Potentially cross-reactive samples
In patients with potentially cross-reacting samples (n = 136), the IMMULITE 2000 CMV IgM assay had one reactive sample and two indeterminate samples; similarly, the VIDAS CMV IgM assay had one positive sample and two equivocal samples. The samples that were VIDAS CMV IgM positive and equivocal were ANA positive. One IMMULITE CMV IgM reactive sample was RF positive. Of the IMMULITE CMV IgM indeterminate samples, one was ANA positive and the other was RF positive. The overall agreement between the two assays was approximately 96% (Table 5).
Overall agreement between the IMMULITE 2000 assay and the predicate assay was ~96%, for the immunosuppressed, ~97% for the HIV-positive, and ~92% for transplant subjects (Tables 6, 7, and 8). In the immunosuppressed population, the VIDAS assay had one positive and one equivocal result and the IMMULITE assay had two indeterminate results. In the HIV-positive subjects, the VIDAS assay had one positive and one equivocal result and the IMMULITE assay had one reactive result. Among transplant subjects, the VIDAS assay had one equivocal result.
Overall agreement between the IMMULITE 2000 assay and the predicate assay was approximately 97% (Table 9). The VIDAS assay had two reactive and two equivocal results and the IMMULITE assay had three reactive and three indeterminate results.
CMV IgM can be detectable during new infection, reactivated infection, or infected individuals who have been recently re-exposed [4, 6]. CMV IgM can aid in the diagnosis of primary infection, and it should be used in conjunction with other clinical information.
The IMMULITE 2000 CMV IgM assay demonstrated good reproducibility around the assay cutoffs with maximum total CV of 8.6% providing precise results. The 95th percentile value of 0.66 in apparently healthy subjects was far below the negative cutoff value of 0.90 supporting this cutoff level. The IMMULITE CMV IgM assay demonstrated comparable performance with the VIDAS CMV IgM assay with an overall agreement in the method comparison study population (n = 718) of 95%. Among the various subpopulations studied, the overall agreement ranged from 91.7% to 96.7%.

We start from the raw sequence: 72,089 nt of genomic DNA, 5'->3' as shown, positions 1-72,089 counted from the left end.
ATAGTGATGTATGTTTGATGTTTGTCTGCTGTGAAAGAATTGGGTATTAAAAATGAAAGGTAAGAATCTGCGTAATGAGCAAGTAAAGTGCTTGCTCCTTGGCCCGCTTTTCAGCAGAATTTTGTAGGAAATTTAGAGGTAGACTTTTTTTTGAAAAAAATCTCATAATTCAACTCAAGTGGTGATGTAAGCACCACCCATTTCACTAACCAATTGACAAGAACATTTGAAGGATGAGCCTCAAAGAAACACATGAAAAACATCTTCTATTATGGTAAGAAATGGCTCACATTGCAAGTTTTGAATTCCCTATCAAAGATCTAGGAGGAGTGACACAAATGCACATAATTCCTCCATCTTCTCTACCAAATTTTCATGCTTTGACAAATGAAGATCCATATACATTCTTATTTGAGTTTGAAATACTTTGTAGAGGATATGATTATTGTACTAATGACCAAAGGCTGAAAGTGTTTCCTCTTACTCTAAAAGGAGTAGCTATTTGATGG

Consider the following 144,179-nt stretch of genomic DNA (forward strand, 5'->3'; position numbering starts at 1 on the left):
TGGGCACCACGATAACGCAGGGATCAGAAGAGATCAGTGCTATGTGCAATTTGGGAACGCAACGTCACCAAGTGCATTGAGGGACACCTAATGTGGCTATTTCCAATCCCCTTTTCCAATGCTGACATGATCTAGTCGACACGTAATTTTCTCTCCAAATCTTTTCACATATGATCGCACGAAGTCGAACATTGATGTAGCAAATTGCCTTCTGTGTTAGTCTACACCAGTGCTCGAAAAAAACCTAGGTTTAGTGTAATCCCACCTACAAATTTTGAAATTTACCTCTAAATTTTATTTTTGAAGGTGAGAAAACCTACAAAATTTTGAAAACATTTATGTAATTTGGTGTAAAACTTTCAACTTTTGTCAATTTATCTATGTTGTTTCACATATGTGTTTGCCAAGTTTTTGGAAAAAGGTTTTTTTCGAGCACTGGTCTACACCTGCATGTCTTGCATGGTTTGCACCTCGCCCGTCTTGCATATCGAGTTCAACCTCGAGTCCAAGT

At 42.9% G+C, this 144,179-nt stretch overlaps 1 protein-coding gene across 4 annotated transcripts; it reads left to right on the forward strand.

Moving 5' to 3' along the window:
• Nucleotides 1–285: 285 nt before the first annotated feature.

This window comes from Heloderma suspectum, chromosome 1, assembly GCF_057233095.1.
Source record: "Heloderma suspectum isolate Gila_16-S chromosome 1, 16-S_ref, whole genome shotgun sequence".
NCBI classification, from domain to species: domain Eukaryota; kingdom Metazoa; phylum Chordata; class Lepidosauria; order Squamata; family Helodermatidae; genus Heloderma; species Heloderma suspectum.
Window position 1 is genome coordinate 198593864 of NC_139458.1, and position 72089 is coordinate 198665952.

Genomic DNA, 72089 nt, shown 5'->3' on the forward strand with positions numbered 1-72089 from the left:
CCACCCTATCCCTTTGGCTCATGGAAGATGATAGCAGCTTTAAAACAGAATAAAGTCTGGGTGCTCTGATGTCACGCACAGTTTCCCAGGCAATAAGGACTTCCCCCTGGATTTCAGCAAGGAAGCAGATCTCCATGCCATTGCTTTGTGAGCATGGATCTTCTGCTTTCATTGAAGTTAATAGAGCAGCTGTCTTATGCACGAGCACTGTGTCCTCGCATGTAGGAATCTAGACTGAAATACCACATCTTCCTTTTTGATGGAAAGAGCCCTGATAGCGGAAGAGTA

Among patients with cross-reacting conditions, interpretation of CMV IgM results may be challenging because of the potential for false-positive results. In this study of the 136 samples from patients with potentially cross-reacting conditions, the reactive/positive and indeterminate/equivocal results were from patients who were either ANA or RF positive (IMMULITE 2000 CMV IgM assay 3 results and VIDAS CMV IgM 3 results).
CMV infection can be serious and even fatal in pregnancy and in the immunocompromised [3–9]. Diagnosis of active CMV infection can be accomplished through detection of CMV DNA in body fluids; this approach plays an important role in the immunocompromised [8, 9], and infants at risk for congenital disease . This study demonstrated a 92% to 96% agreement between the IMMULITE 2000 and VIDAS CMV IgM assays among immunocompromised patients. Among immunocompromised (transplant, HIV-infected or immunosuppressed) individuals CMV IgM and/or IgG antibodies may be difficult to detect because of low titers, thus a negative serology result should not be used in isolation to rule-out infection .
CMV IgG seroprevalence, indicative of past infection, among women of childbearing age ranges from 50% to > 80% . While seroconversion using only IgG antibodies can be used to help determine when primary infection occurred, this is typically done retrospectively, whereas, CMV IgM testing may aid in the diagnosis of primary infection concurrently.